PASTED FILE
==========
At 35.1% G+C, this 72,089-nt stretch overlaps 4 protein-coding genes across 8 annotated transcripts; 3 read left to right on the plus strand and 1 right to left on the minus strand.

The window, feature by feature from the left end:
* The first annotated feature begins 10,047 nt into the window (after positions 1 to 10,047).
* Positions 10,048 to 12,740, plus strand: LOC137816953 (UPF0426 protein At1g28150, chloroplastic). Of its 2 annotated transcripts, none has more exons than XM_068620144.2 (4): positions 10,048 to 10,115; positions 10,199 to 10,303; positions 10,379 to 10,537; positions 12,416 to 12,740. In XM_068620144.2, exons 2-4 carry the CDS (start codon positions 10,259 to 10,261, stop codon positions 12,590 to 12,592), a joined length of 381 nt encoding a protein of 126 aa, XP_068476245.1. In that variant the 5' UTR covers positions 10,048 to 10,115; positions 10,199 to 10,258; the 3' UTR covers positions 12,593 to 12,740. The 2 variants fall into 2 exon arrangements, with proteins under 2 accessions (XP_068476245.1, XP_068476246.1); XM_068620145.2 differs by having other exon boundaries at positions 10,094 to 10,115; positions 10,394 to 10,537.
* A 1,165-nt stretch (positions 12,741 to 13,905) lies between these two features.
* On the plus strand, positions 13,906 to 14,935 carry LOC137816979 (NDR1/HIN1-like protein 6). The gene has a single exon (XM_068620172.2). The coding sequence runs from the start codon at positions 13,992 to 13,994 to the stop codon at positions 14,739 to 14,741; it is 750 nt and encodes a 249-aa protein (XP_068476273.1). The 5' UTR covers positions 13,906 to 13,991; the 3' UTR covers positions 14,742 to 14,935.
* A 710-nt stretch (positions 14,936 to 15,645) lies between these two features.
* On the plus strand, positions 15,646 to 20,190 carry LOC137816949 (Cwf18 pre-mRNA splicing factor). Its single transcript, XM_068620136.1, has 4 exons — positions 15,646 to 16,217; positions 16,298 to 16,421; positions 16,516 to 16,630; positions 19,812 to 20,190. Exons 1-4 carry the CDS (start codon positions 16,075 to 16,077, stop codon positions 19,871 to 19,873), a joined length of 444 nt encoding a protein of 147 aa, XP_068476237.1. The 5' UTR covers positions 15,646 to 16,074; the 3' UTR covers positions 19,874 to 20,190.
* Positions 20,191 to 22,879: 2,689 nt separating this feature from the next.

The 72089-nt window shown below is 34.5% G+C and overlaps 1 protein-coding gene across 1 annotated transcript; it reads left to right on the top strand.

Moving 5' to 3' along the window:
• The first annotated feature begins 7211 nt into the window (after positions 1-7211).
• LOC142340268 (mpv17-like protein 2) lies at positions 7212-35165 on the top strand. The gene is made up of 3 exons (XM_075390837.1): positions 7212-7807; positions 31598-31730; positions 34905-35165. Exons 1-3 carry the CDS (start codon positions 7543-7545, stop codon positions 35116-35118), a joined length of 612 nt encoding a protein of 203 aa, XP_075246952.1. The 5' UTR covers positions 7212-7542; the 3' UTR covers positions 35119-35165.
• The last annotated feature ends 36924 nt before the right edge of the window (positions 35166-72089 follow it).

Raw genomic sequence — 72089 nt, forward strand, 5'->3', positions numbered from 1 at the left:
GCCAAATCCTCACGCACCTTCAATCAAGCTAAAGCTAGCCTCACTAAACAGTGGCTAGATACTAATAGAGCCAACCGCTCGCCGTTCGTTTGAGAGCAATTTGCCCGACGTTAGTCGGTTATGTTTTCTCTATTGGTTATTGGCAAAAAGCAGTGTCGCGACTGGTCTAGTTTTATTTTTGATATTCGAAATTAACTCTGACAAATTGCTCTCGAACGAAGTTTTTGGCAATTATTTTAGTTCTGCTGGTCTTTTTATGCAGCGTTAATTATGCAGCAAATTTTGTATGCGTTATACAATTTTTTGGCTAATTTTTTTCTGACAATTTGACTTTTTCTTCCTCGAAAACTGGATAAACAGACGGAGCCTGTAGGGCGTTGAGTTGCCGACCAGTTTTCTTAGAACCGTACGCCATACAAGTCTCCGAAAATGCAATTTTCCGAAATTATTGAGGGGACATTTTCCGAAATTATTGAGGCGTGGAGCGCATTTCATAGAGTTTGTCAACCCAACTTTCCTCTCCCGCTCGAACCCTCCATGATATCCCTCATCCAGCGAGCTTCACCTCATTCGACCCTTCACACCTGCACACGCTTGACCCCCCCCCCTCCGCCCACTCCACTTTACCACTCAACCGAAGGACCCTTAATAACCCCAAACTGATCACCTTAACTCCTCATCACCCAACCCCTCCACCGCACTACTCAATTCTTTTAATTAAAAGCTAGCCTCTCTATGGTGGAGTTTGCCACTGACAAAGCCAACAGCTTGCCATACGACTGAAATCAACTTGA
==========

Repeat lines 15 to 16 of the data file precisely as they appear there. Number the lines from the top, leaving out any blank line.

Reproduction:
Raw genomic sequence — 72089 nt, forward strand, 5'->3', positions numbered from 1 at the left:
GCCAAATCCTCACGCACCTTCAATCAAGCTAAAGCTAGCCTCACTAAACAGTGGCTAGATACTAATAGAGCCAACCGCTCGCCGTTCGTTTGAGAGCAATTTGCCCGACGTTAGTCGGTTATGTTTTCTCTATTGGTTATTGGCAAAAAGCAGTGTCGCGACTGGTCTAGTTTTATTTTTGATATTCGAAATTAACTCTGACAAATTGCTCTCGAACGAAGTTTTTGGCAATTATTTTAGTTCTGCTGGTCTTTTTATGCAGCGTTAATTATGCAGCAAATTTTGTATGCGTTATACAATTTTTTGGCTAATTTTTTTCTGACAATTTGACTTTTTCTTCCTCGAAAACTGGATAAACAGACGGAGCCTGTAGGGCGTTGAGTTGCCGACCAGTTTTCTTAGAACCGTACGCCATACAAGTCTCCGAAAATGCAATTTTCCGAAATTATTGAGGGGACATTTTCCGAAATTATTGAGGCGTGGAGCGCATTTCATAGAGTTTGTCAACCCAACTTTCCTCTCCCGCTCGAACCCTCCATGATATCCCTCATCCAGCGAGCTTCACCTCATTCGACCCTTCACACCTGCACACGCTTGACCCCCCCCCCTCCGCCCACTCCACTTTACCACTCAACCGAAGGACCCTTAATAACCCCAAACTGATCACCTTAACTCCTCATCACCCAACCCCTCCACCGCACTACTCAATTCTTTTAATTAAAAGCTAGCCTCTCTATGGTGGAGTTTGCCACTGACAAAGCCAACAGCTTGCCATACGACTGAAATCAACTTGA